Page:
Installation of smart battery systems is underway on the Isles of Scilly in the first stage of a £10.8 million project to demonstrate how solar, energy storage and other smart energy resources can transform the energy system of an island grid.
First reported by Current± in March 2017, the Smart Energy Islands (SEI) project aims to cut electricity bills for islanders by 40% by 2025. It also sets out to meet 40% of energy demand through renewables by 2025, as well as see 40% of vehicles be electric or low-carbon.
Smart systems outfit Moixa has begun to roll out 43.8kWh of battery systems in homes and at each of the non-domestic sites included in the project. These will be used to optimise around 450kW of solar generation to be installed on the roofs of more than 70 council-owned homes, a fire station and a recycling facility and desalination plant.
Subject to planning, a small ground-mount solar garden will also be built by the airport in order to double the islands’ renewable capacity.
Ten smart homes will pilot different mixes of low-carbon technologies which will also include air source heat pumps and smart water heaters.
Moixa and home energy services company PassivSystems have developed smart control systems to manage and optimise the batteries, heat pumps and water heaters for householders, using artificial intelligence to learn their patterns of consumption and maximise savings.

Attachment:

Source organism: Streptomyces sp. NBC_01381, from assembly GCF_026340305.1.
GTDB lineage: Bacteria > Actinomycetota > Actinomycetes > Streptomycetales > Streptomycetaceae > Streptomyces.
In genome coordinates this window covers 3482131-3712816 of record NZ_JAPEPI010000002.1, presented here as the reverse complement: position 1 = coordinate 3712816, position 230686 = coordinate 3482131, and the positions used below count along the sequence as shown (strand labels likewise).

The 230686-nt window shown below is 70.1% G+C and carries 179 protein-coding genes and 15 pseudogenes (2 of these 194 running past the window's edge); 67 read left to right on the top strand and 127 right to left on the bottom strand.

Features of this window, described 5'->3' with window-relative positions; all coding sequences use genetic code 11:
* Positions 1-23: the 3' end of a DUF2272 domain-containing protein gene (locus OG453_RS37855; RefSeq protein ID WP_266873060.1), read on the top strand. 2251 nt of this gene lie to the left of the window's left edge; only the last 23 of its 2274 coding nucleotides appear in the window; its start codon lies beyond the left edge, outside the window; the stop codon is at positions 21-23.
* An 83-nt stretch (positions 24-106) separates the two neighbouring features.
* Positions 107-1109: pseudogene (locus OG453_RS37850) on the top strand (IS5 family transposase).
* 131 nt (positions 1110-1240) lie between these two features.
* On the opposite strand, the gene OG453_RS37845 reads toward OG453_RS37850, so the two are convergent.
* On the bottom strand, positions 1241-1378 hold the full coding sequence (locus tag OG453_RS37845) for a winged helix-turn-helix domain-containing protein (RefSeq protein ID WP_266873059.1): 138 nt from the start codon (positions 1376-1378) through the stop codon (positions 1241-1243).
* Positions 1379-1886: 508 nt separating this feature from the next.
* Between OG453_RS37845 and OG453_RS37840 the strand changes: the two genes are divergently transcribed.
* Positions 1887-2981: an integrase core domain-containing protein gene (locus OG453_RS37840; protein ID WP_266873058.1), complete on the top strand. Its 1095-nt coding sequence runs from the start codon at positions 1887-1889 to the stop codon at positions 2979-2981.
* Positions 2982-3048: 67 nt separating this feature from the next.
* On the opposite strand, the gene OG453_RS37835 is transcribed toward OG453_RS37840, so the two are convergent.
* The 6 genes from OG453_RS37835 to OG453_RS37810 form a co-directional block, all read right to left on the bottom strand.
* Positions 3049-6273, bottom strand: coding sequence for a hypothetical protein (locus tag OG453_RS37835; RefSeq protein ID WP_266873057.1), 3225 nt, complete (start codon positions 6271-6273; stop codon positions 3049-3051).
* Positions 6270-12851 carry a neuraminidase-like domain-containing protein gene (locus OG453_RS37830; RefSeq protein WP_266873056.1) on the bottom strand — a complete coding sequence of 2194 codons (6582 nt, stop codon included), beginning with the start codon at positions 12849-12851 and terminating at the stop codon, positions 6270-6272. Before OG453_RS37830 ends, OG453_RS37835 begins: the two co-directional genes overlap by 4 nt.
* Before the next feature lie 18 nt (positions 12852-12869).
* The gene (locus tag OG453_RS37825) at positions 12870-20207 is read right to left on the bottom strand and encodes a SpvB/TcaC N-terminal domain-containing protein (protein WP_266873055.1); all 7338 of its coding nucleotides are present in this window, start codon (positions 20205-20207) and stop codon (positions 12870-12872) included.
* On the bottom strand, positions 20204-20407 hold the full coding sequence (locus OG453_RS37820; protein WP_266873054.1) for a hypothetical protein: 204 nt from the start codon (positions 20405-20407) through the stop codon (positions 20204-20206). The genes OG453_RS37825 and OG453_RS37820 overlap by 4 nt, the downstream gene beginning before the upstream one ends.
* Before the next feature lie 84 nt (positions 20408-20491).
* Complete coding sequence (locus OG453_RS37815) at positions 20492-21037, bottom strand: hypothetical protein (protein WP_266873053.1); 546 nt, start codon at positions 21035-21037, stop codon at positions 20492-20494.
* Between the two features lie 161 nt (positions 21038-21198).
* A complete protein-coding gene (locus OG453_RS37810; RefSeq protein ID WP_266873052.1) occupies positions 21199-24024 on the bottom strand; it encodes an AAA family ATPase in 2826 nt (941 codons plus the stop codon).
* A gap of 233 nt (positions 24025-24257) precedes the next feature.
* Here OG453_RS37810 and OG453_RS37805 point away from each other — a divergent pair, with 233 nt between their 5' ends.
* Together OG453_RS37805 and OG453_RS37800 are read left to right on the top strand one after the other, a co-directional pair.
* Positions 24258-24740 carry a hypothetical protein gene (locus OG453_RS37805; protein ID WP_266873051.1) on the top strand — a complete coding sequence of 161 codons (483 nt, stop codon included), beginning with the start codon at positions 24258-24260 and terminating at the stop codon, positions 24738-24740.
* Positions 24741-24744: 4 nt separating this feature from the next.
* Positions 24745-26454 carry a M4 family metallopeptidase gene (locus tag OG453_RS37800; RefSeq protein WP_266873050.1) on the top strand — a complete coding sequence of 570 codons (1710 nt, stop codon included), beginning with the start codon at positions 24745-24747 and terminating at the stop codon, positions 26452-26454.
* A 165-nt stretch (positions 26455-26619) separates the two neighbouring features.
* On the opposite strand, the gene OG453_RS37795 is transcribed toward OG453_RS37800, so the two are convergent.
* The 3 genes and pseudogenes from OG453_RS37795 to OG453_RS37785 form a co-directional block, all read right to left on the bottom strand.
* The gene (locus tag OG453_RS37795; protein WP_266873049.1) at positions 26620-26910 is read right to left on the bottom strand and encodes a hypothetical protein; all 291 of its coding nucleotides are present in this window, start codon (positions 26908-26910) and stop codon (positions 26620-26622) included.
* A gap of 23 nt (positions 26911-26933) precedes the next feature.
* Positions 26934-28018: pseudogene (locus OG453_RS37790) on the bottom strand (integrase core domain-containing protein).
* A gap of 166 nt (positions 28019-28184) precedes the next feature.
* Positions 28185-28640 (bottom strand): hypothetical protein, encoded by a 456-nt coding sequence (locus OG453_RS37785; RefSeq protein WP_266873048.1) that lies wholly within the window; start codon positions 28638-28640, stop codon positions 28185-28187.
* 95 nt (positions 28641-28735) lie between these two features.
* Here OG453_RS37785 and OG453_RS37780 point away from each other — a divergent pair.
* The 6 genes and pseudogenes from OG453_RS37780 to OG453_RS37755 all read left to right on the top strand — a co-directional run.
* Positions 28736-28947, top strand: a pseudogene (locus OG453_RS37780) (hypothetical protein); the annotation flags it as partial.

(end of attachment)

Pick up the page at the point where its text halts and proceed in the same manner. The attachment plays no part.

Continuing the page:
All the technologies included in SEI, including a pilot vehicle-to-grid system (V2G) for electric vehicles (EVs), will be integrated into an Internet of Things (IoT) platform developed by project lead, Hitachi Europe, to be launched in November.
They will then be able to be used to absorb or release power, helping to balance supply and demand.
Chris Wright, chief technology officer at Moixa, said: “The Isles of Scilly will be a global test-bed for batteries, EVs and smart heating systems, showing how they can save money for households, enable more clean renewable power, and support efficient, cost-effective energy systems. It will demonstrate the value of technologies that can benefit communities all over the world.”
The isles have no gas supply and rely heavily on imported fossil fuels and electricity via an undersea cable, which lead to high fuel costs that, combined with the large numbers of homes with inefficient heating systems, leaves over 15% of households fuel poor.
Once all the low carbon infrastructure is installed by the autumn, the Isles of Scilly Community Venture will sell power generated by the solar panels and recycle the income to reduce electricity bills for all islanders through an energy tariff to be launched this summer.
As well as funding from the project partners, the lion’s share of £8.6 million in funding comes from the European Regional Development Fund. It is hoped the pilot systems can be replicated worldwide to help communities make a rapid transition from a high-carbon to a low-carbon economy.
SEI was recently featured in the Storage and Smart Power section of PV-Tech Power volume 15. For more on the project, including input from Hitachi Europe, click here to download a digital copy.